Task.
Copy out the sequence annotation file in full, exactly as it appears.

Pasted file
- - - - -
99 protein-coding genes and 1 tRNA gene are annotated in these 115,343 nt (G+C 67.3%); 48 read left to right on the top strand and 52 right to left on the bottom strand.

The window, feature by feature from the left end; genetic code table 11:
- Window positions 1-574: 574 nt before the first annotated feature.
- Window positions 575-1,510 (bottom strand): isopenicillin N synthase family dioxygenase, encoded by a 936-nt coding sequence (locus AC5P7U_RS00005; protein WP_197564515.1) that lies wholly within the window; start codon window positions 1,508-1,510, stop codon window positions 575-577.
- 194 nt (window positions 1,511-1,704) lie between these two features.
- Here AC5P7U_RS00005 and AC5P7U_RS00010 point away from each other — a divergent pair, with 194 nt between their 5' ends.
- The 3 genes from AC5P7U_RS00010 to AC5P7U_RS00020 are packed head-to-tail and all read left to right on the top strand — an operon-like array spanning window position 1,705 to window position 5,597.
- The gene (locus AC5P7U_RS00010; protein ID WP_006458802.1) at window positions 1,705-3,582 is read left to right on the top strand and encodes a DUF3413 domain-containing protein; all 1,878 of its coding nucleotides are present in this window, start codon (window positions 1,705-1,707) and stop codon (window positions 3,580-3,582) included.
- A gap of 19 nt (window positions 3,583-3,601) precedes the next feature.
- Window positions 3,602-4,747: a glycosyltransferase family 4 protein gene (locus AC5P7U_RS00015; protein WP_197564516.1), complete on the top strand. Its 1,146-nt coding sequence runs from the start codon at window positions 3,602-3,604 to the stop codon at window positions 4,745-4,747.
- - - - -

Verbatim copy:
99 protein-coding genes and 1 tRNA gene are annotated in these 115,343 nt (G+C 67.3%); 48 read left to right on the top strand and 52 right to left on the bottom strand.

The window, feature by feature from the left end; genetic code table 11:
- Window positions 1-574: 574 nt before the first annotated feature.
- Window positions 575-1,510 (bottom strand): isopenicillin N synthase family dioxygenase, encoded by a 936-nt coding sequence (locus AC5P7U_RS00005; protein WP_197564515.1) that lies wholly within the window; start codon window positions 1,508-1,510, stop codon window positions 575-577.
- 194 nt (window positions 1,511-1,704) lie between these two features.
- Here AC5P7U_RS00005 and AC5P7U_RS00010 point away from each other — a divergent pair, with 194 nt between their 5' ends.
- The 3 genes from AC5P7U_RS00010 to AC5P7U_RS00020 are packed head-to-tail and all read left to right on the top strand — an operon-like array spanning window position 1,705 to window position 5,597.
- The gene (locus AC5P7U_RS00010; protein ID WP_006458802.1) at window positions 1,705-3,582 is read left to right on the top strand and encodes a DUF3413 domain-containing protein; all 1,878 of its coding nucleotides are present in this window, start codon (window positions 1,705-1,707) and stop codon (window positions 3,580-3,582) included.
- A gap of 19 nt (window positions 3,583-3,601) precedes the next feature.
- Window positions 3,602-4,747: a glycosyltransferase family 4 protein gene (locus AC5P7U_RS00015; protein WP_197564516.1), complete on the top strand. Its 1,146-nt coding sequence runs from the start codon at window positions 3,602-3,604 to the stop codon at window positions 4,745-4,747.